Forging the Path Ahead for Project Finance
The emergence of transferability and direct pay has prompted industry stakeholders within and outside the finance community to contemplate a new landscape for project finance. Panelists with wide-ranging expertise agreed that “transferability and tax equity can work in symbiosis,” and reinforced the unique advantage of traditional tax equity for monetizing depreciation.
Yet speakers throughout the conference also acknowledged the limited supply of tax equity, which continues to hover at around $20 billion per year. As survey respondents commented in the new Expectations for Renewable Energy Finance report, post-IRA demand for tax equity will likely exceed that volume by two or three times. There was wide consensus at the event on the need for non-traditional investors – like corporate buyers and investors with sustainability goals – to engage in transferability and direct pay. A critical part of incentivizing these companies to enter the sector is extending some form of environmental, social and governance (ESG) credit or other environmental recognition to parties engaged in the transfer and sale of renewable energy tax credits. Experts also discussed education, policy changes, and the use of innovative structures as means to help insurance companies, bond holders, and corporate procurers become tax equity providers or credits transferee, especially as banks may be hit with new regulatory limitations.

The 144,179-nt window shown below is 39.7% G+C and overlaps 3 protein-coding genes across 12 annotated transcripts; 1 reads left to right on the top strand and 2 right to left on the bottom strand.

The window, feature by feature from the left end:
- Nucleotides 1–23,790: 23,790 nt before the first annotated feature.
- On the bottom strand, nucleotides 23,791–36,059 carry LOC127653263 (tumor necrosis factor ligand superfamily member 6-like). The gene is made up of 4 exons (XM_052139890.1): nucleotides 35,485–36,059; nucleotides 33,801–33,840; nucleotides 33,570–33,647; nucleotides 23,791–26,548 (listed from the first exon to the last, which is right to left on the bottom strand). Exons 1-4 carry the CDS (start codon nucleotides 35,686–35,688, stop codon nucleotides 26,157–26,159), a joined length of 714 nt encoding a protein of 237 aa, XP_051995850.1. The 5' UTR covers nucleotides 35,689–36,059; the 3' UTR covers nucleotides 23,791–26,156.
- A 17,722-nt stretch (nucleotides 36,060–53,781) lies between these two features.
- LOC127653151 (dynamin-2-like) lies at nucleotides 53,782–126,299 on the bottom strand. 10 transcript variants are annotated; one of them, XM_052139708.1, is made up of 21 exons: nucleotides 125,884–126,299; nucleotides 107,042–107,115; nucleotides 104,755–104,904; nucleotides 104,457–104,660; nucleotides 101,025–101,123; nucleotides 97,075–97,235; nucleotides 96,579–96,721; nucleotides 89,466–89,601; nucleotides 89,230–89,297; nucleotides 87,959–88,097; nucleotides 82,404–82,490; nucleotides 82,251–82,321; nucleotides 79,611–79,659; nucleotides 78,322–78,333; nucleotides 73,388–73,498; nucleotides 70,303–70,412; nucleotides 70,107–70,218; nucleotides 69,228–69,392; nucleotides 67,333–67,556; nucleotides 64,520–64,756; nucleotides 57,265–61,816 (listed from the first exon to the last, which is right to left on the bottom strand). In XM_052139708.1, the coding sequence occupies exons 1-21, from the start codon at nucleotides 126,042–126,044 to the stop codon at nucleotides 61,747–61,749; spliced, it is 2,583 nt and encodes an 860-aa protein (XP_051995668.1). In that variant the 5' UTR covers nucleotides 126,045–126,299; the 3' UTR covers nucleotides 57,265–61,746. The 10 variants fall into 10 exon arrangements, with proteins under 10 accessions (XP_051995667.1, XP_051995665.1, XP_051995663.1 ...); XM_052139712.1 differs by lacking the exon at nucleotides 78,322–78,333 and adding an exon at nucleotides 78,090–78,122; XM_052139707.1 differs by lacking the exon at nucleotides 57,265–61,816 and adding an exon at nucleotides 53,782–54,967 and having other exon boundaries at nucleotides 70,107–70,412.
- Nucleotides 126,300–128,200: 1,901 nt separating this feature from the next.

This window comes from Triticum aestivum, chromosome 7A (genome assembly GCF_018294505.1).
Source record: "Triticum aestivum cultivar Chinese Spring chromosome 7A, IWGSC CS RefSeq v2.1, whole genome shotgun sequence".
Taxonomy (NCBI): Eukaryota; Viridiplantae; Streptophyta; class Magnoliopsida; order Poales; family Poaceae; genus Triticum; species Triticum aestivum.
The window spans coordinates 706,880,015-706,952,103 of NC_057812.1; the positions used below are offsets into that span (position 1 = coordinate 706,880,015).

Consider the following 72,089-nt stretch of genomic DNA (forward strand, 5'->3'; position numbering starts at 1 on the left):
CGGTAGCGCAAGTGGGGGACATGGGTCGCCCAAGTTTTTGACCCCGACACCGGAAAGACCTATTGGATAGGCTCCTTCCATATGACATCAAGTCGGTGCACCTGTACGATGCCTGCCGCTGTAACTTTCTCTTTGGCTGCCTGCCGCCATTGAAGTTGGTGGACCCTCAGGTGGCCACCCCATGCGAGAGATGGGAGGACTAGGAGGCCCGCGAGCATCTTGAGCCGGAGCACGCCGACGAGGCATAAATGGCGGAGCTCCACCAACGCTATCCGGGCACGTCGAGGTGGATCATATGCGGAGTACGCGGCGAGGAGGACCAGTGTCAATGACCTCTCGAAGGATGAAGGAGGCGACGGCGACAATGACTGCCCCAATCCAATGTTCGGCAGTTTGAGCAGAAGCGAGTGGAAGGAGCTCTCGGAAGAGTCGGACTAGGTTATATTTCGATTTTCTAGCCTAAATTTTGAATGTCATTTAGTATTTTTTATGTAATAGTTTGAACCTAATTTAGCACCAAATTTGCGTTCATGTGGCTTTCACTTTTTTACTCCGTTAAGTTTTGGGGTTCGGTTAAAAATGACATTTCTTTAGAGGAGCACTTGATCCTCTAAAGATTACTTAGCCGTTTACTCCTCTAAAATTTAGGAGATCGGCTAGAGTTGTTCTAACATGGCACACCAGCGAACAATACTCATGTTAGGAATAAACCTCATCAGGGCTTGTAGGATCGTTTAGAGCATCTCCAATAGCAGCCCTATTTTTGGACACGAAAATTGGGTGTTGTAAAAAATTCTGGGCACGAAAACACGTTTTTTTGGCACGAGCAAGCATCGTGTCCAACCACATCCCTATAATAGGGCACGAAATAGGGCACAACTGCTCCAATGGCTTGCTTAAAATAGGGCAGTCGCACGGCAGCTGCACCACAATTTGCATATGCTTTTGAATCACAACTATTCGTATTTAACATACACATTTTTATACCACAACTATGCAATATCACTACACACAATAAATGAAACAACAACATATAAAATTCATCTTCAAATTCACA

Finance Forum speakers suggested that transferability could help speed the dealmaking process, while absorbing unfilled demand for tax equity – an especially important approach as new bonus credits, asset classes, and monetization options add complexity to renewable energy transactions. Many highlighted transferability as a key priority for forthcoming Treasury guidance. (ACORE was pleased to see Treasury release such guidance the week following the conference, on June 14, along with guidance for direct pay).
Prioritizing Climate Solutions and Equitable Outcomes
Corporate demand for renewable energy reached a record 19.9 gigawatts in 2022, and panelists from major renewable energy offtakers reaffirmed their intent to expand their purchasing in 2023 and beyond. Speakers commented that the IRA has bolstered companies’ appetites to buy renewable energy, and enhanced corporate sustainability and climate ambitions.
The panel, Centering Equitable Investing Strategies, focused on the new incentives in the IRA that seek to direct clean energy investment to historically disadvantaged communities. The crucial challenge identified by panelists was how best to ensure that the benefits created by such projects are equitably shared. Speakers noted that intentionality throughout project planning and oversight will be necessary to achieve a just transition.